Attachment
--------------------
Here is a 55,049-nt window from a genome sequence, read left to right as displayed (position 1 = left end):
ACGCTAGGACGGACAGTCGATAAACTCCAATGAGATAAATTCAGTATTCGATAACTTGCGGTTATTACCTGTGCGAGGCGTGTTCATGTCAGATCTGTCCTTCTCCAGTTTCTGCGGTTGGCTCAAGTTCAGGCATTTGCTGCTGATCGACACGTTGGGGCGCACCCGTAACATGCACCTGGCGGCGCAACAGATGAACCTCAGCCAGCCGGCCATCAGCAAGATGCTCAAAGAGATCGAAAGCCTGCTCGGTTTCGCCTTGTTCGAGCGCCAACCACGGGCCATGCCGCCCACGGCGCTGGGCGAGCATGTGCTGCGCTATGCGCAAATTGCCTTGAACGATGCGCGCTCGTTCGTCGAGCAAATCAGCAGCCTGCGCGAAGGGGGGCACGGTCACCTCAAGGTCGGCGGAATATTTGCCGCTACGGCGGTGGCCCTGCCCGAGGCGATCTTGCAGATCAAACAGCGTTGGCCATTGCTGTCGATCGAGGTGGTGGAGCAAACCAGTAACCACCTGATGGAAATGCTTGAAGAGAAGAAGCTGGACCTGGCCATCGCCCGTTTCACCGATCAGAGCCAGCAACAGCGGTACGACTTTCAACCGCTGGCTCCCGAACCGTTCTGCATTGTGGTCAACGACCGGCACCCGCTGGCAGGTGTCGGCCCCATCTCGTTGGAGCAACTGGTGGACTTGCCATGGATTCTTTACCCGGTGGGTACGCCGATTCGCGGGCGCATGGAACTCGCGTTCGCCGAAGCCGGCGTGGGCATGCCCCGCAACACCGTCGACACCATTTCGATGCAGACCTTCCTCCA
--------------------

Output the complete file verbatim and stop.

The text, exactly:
Here is a 55,049-nt window from a genome sequence, read left to right as displayed (position 1 = left end):
ACGCTAGGACGGACAGTCGATAAACTCCAATGAGATAAATTCAGTATTCGATAACTTGCGGTTATTACCTGTGCGAGGCGTGTTCATGTCAGATCTGTCCTTCTCCAGTTTCTGCGGTTGGCTCAAGTTCAGGCATTTGCTGCTGATCGACACGTTGGGGCGCACCCGTAACATGCACCTGGCGGCGCAACAGATGAACCTCAGCCAGCCGGCCATCAGCAAGATGCTCAAAGAGATCGAAAGCCTGCTCGGTTTCGCCTTGTTCGAGCGCCAACCACGGGCCATGCCGCCCACGGCGCTGGGCGAGCATGTGCTGCGCTATGCGCAAATTGCCTTGAACGATGCGCGCTCGTTCGTCGAGCAAATCAGCAGCCTGCGCGAAGGGGGGCACGGTCACCTCAAGGTCGGCGGAATATTTGCCGCTACGGCGGTGGCCCTGCCCGAGGCGATCTTGCAGATCAAACAGCGTTGGCCATTGCTGTCGATCGAGGTGGTGGAGCAAACCAGTAACCACCTGATGGAAATGCTTGAAGAGAAGAAGCTGGACCTGGCCATCGCCCGTTTCACCGATCAGAGCCAGCAACAGCGGTACGACTTTCAACCGCTGGCTCCCGAACCGTTCTGCATTGTGGTCAACGACCGGCACCCGCTGGCAGGTGTCGGCCCCATCTCGTTGGAGCAACTGGTGGACTTGCCATGGATTCTTTACCCGGTGGGTACGCCGATTCGCGGGCGCATGGAACTCGCGTTCGCCGAAGCCGGCGTGGGCATGCCCCGCAACACCGTCGACACCATTTCGATGCAGACCTTCCTCCA